The cutting-edge work threatens to make today's most advanced stealth planes obsolete - the $40 billion fleet of B-2 bombers that saw its first action just two years ago in the air war over Kosovo and the older $6 billion fleet of F-117s.

"In the end you may have to redesign your stealth aircraft or think about adding jamming or other countermeasures," says Dan Goure, a former Pentagon official who is a senior fellow at the Lexington Institute in Arlington, Virginia. That could cost billions of dollars. And the new radar also could put US pilots in non-stealth aircraft at risk.

Source




1) Mobile phone masts normally are honeycombed across large areas, transmitting and receiving signals to provide a continuous service for users. They, and radio and television transmitters, produce a screen of radiation that can be distorted by moving aircraft.

2) Special receivers, scattered over an area, are used to receive radio frequency waves already in the atmosphere.

3) The receivers are linked to a high-performance computer that can process all the signal data and provide a graphical depiction of the aircraft location.

4) A global positioning satellite might be used to help pinpoint the location of the aircraft for targeting.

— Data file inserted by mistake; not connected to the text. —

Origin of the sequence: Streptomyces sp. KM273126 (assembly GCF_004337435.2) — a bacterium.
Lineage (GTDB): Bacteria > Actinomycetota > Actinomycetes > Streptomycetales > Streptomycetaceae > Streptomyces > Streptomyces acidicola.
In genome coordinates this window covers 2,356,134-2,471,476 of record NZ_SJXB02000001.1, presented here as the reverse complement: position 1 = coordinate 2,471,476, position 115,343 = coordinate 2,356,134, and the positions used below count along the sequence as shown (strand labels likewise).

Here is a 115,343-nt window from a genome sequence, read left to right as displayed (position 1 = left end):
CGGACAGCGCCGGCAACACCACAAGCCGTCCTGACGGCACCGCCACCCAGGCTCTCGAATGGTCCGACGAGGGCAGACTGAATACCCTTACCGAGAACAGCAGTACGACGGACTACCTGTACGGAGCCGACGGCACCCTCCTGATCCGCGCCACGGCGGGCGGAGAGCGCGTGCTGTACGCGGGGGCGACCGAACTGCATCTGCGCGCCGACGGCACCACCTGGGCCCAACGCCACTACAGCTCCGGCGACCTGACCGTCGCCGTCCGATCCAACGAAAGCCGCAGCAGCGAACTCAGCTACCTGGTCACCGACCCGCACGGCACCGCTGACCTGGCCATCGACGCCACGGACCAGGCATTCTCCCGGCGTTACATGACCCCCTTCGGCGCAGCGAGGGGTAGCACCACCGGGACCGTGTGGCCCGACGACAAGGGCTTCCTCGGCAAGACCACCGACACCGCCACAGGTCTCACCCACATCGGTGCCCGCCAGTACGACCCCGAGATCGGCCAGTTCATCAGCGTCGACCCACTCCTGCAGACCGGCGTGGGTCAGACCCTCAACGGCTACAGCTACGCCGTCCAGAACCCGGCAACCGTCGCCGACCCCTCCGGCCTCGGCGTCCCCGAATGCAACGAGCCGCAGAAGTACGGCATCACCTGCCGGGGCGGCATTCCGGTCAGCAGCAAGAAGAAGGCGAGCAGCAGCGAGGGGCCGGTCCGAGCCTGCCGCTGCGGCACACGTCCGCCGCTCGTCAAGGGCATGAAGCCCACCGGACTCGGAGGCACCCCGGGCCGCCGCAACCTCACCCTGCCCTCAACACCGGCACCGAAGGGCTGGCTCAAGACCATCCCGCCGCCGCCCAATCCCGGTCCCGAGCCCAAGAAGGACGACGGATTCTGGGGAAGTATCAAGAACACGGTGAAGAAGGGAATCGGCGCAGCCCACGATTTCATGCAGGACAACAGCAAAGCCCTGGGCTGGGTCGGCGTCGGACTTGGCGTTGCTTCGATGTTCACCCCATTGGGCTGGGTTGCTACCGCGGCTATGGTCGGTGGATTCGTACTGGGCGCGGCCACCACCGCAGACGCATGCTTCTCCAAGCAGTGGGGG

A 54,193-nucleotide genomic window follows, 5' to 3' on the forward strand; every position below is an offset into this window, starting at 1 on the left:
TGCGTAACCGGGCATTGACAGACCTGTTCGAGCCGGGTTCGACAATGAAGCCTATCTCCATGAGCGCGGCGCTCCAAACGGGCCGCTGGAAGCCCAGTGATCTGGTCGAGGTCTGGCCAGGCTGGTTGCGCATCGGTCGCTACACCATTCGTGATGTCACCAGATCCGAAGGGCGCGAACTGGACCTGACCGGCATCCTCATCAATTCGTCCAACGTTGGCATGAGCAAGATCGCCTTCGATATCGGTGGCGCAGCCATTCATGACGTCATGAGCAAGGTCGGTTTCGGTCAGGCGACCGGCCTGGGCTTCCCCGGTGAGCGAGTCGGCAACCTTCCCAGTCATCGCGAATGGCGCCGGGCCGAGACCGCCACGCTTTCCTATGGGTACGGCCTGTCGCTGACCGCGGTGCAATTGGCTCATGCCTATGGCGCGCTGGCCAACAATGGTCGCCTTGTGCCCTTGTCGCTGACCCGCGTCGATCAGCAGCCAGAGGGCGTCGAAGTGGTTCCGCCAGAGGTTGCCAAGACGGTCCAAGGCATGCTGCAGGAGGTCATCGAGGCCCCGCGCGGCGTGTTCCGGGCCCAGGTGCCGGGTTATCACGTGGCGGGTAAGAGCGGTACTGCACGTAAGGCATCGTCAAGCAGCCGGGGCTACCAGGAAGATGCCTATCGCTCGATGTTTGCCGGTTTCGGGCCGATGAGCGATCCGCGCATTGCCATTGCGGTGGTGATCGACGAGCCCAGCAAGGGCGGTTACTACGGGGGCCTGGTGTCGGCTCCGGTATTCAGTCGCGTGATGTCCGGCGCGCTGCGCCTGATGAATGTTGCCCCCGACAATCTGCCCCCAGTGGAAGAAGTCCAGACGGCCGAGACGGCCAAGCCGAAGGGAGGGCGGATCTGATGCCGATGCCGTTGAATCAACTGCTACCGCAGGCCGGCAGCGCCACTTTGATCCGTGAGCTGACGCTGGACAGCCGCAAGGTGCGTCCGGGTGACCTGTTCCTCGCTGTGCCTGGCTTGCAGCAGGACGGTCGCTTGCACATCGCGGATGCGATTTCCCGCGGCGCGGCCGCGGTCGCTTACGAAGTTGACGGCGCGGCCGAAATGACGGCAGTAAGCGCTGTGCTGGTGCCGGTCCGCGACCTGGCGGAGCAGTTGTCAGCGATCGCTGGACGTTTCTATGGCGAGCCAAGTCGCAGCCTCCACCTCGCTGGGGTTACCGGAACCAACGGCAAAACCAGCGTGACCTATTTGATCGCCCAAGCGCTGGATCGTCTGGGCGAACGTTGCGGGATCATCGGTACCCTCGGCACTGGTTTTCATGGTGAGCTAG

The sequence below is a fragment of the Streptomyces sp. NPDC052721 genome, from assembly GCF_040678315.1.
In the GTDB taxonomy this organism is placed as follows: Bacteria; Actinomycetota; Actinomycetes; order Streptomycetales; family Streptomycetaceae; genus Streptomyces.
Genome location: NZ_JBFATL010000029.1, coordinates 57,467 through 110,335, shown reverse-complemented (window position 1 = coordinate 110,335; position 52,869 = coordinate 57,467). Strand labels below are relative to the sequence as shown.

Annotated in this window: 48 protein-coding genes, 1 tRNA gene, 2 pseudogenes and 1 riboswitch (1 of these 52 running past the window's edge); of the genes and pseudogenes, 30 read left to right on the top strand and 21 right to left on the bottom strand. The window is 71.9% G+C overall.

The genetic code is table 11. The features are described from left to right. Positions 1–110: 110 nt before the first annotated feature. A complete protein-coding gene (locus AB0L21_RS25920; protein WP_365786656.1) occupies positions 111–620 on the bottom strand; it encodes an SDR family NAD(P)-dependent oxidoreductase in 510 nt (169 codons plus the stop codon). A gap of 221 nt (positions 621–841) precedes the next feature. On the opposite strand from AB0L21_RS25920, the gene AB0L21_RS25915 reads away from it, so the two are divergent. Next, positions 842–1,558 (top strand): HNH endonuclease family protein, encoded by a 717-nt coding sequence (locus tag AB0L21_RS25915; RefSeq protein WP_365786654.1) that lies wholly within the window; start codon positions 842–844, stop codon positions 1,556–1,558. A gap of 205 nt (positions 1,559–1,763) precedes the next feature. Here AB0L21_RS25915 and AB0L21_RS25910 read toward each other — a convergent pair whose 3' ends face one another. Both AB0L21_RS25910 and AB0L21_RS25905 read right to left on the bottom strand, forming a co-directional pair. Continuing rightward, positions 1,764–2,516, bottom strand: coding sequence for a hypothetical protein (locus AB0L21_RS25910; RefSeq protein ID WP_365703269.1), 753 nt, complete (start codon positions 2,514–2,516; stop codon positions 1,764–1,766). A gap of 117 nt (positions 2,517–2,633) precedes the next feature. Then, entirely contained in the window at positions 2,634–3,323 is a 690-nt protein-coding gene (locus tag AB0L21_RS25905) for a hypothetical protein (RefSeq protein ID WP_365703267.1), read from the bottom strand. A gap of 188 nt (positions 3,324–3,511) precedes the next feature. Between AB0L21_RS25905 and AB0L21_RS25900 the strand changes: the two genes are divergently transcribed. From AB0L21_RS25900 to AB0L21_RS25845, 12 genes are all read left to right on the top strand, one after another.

5) A US F-117 stealth aircraft is shaped so it is difficult to detect when traditional radar signals strike it head on. With the passive system, signals are transmitted from many fixed points near the ground. It's asserted they might bounce off the aircraft's fairly flat underbelly, making the plane easier to detect.

Of immediate concern is that this so-called passive radar can also track all types of aircraft without the pilots knowing they are being watched or targeted. With conventional radar, pilots know when they are being tracked and can take appropriate action. Conventional radar sends out its own high-frequency signal that a pilot can detect. The new radar simply listens to low-frequency radio waves that are already in the atmosphere in great profusion, from power sources such as transmitters used for television, FM radio and cell phones.

"And because there are quite a large number of transmitters that they can use for that purpose, it's quite effective," says Professor Hugh Griffiths of University College London.



posted on Jun, 1 2005 @ 06:38 AM